(In Europe, second-quarter registrations of hybrid vehicles jumped by 240%, compared to Q2 2020, while plug-in hybrid registrations more than tripled. Diesel’s share of the European market slipped from 28% in last year’s quarter, to 18.4% in Q2 2021, according to S&P Global).
Supply, meanwhile, has been disrupted by the covid-19 pandemic and flooding at Arctic mines. According to a recent analysis by Sprott, A primary driver of higher palladium prices remains the structural deficit in which demand continues to greatly exceed combined primary and secondary supplies, despite record recoveries of palladium from automotive scrap and sharply higher output in South Africa.
On May 4 palladium hit a new record high of $2,890/oz. Despite a recent pullback, over the past year Pd is up 14%. Palladium has mainly traded above gold since 2019.
The “diesel-gate” scandal at Volkswagen put tailpipe emissions on the radar of policy makers especially given that the rigging of diesel cars to fraudulently meet emissions came amid reports of the dangers of air pollution to human health.
Such concerns led the EU to set a target of cutting emissions by at least 40% by 2030, from 1990 levels.
China, whose major cities are often cloaked in a thick fog of air pollution, has also implemented tougher vehicle emissions standards. The country is targeting a reduction of between 26 and 28% of emissions from 2005 levels by 2030. The new rules demand that vehicles emit fewer pollutants such as nitrogen oxides, particulate matter and ammonia.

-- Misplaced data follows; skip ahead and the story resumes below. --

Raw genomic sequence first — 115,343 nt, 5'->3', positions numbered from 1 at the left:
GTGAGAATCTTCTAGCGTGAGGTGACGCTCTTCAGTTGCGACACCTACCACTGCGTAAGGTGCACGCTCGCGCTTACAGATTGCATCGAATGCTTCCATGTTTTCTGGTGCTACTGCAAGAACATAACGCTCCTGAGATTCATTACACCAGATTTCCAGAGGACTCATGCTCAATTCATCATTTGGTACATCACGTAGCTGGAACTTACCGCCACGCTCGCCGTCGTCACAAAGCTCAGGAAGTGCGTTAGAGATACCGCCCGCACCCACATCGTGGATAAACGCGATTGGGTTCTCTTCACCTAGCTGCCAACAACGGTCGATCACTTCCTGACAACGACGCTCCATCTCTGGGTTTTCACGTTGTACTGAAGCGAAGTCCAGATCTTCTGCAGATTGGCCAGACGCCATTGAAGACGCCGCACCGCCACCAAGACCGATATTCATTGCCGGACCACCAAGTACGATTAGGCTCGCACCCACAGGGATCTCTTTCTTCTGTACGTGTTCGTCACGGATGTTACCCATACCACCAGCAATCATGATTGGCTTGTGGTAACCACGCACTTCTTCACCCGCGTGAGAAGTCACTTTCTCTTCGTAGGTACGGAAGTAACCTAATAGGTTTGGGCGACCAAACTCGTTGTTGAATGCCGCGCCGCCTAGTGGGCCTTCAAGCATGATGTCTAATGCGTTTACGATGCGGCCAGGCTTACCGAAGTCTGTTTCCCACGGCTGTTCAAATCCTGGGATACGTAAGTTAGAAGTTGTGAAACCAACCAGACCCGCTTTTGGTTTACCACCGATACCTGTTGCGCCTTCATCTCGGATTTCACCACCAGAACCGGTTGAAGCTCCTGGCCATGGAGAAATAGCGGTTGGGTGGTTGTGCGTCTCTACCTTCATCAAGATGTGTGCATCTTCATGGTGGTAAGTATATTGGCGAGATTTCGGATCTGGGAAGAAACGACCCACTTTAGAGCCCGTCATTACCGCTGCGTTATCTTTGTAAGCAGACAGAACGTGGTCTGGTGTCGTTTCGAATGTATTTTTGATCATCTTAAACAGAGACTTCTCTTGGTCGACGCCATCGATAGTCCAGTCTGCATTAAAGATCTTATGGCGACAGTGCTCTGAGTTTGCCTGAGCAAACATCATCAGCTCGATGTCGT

The greater loadings of palladium per vehicle versus other metals, due to tighter emissions regulations in the EU and China, are helping to keep a solid floor under palladium prices. A diesel engine requires 5 to 10 grams of PGEs, with the majority being platinum. A gasoline engine uses 2 to 7 grams of PGEs, relying more on palladium.
Palladium vs platinum
According to Sprott, Palladium demand is highly concentrated in automotive uses, with about 84% of yearly demand coming from auto production. While palladium’s “sister metal” platinum is used in a range of industrial applications and has investment demand and jewelry production, palladium use is far more focused on the auto sector and autocatalysts.